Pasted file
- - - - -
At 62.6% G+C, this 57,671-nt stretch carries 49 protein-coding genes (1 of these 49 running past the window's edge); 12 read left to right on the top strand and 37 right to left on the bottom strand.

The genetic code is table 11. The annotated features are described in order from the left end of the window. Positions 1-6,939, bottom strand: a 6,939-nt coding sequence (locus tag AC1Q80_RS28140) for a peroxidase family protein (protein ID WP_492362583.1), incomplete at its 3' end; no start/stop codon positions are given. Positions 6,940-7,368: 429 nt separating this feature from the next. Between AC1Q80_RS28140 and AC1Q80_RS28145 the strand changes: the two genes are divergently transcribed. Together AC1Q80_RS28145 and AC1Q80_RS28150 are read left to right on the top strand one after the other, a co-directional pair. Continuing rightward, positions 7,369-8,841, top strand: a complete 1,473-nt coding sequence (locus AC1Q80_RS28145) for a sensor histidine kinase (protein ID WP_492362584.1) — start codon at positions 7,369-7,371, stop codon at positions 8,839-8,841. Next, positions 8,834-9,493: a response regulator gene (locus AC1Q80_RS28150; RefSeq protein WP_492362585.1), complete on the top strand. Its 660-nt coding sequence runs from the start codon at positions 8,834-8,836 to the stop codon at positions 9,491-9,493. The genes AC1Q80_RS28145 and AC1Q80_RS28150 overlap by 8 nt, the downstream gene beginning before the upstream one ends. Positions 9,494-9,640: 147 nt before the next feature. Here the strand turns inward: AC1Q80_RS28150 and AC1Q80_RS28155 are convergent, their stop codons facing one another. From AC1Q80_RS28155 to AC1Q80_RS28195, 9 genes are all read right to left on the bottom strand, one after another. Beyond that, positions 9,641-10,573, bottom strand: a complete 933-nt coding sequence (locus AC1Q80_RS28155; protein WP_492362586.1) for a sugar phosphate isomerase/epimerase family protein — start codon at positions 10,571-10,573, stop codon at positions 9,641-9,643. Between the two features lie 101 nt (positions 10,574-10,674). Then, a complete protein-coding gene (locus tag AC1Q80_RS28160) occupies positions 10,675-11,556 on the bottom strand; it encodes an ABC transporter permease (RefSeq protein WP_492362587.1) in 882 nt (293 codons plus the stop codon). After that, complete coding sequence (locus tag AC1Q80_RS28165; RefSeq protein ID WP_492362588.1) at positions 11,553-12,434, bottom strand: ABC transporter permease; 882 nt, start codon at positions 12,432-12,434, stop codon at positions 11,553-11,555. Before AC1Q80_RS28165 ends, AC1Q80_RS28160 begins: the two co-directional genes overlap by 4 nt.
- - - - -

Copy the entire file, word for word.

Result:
At 62.6% G+C, this 57,671-nt stretch carries 49 protein-coding genes (1 of these 49 running past the window's edge); 12 read left to right on the top strand and 37 right to left on the bottom strand.

The genetic code is table 11. The annotated features are described in order from the left end of the window. Positions 1-6,939, bottom strand: a 6,939-nt coding sequence (locus tag AC1Q80_RS28140) for a peroxidase family protein (protein ID WP_492362583.1), incomplete at its 3' end; no start/stop codon positions are given. Positions 6,940-7,368: 429 nt separating this feature from the next. Between AC1Q80_RS28140 and AC1Q80_RS28145 the strand changes: the two genes are divergently transcribed. Together AC1Q80_RS28145 and AC1Q80_RS28150 are read left to right on the top strand one after the other, a co-directional pair. Continuing rightward, positions 7,369-8,841, top strand: a complete 1,473-nt coding sequence (locus AC1Q80_RS28145) for a sensor histidine kinase (protein ID WP_492362584.1) — start codon at positions 7,369-7,371, stop codon at positions 8,839-8,841. Next, positions 8,834-9,493: a response regulator gene (locus AC1Q80_RS28150; RefSeq protein WP_492362585.1), complete on the top strand. Its 660-nt coding sequence runs from the start codon at positions 8,834-8,836 to the stop codon at positions 9,491-9,493. The genes AC1Q80_RS28145 and AC1Q80_RS28150 overlap by 8 nt, the downstream gene beginning before the upstream one ends. Positions 9,494-9,640: 147 nt before the next feature. Here the strand turns inward: AC1Q80_RS28150 and AC1Q80_RS28155 are convergent, their stop codons facing one another. From AC1Q80_RS28155 to AC1Q80_RS28195, 9 genes are all read right to left on the bottom strand, one after another. Beyond that, positions 9,641-10,573, bottom strand: a complete 933-nt coding sequence (locus AC1Q80_RS28155; protein WP_492362586.1) for a sugar phosphate isomerase/epimerase family protein — start codon at positions 10,571-10,573, stop codon at positions 9,641-9,643. Between the two features lie 101 nt (positions 10,574-10,674). Then, a complete protein-coding gene (locus tag AC1Q80_RS28160) occupies positions 10,675-11,556 on the bottom strand; it encodes an ABC transporter permease (RefSeq protein WP_492362587.1) in 882 nt (293 codons plus the stop codon). After that, complete coding sequence (locus tag AC1Q80_RS28165; RefSeq protein ID WP_492362588.1) at positions 11,553-12,434, bottom strand: ABC transporter permease; 882 nt, start codon at positions 12,432-12,434, stop codon at positions 11,553-11,555. Before AC1Q80_RS28165 ends, AC1Q80_RS28160 begins: the two co-directional genes overlap by 4 nt.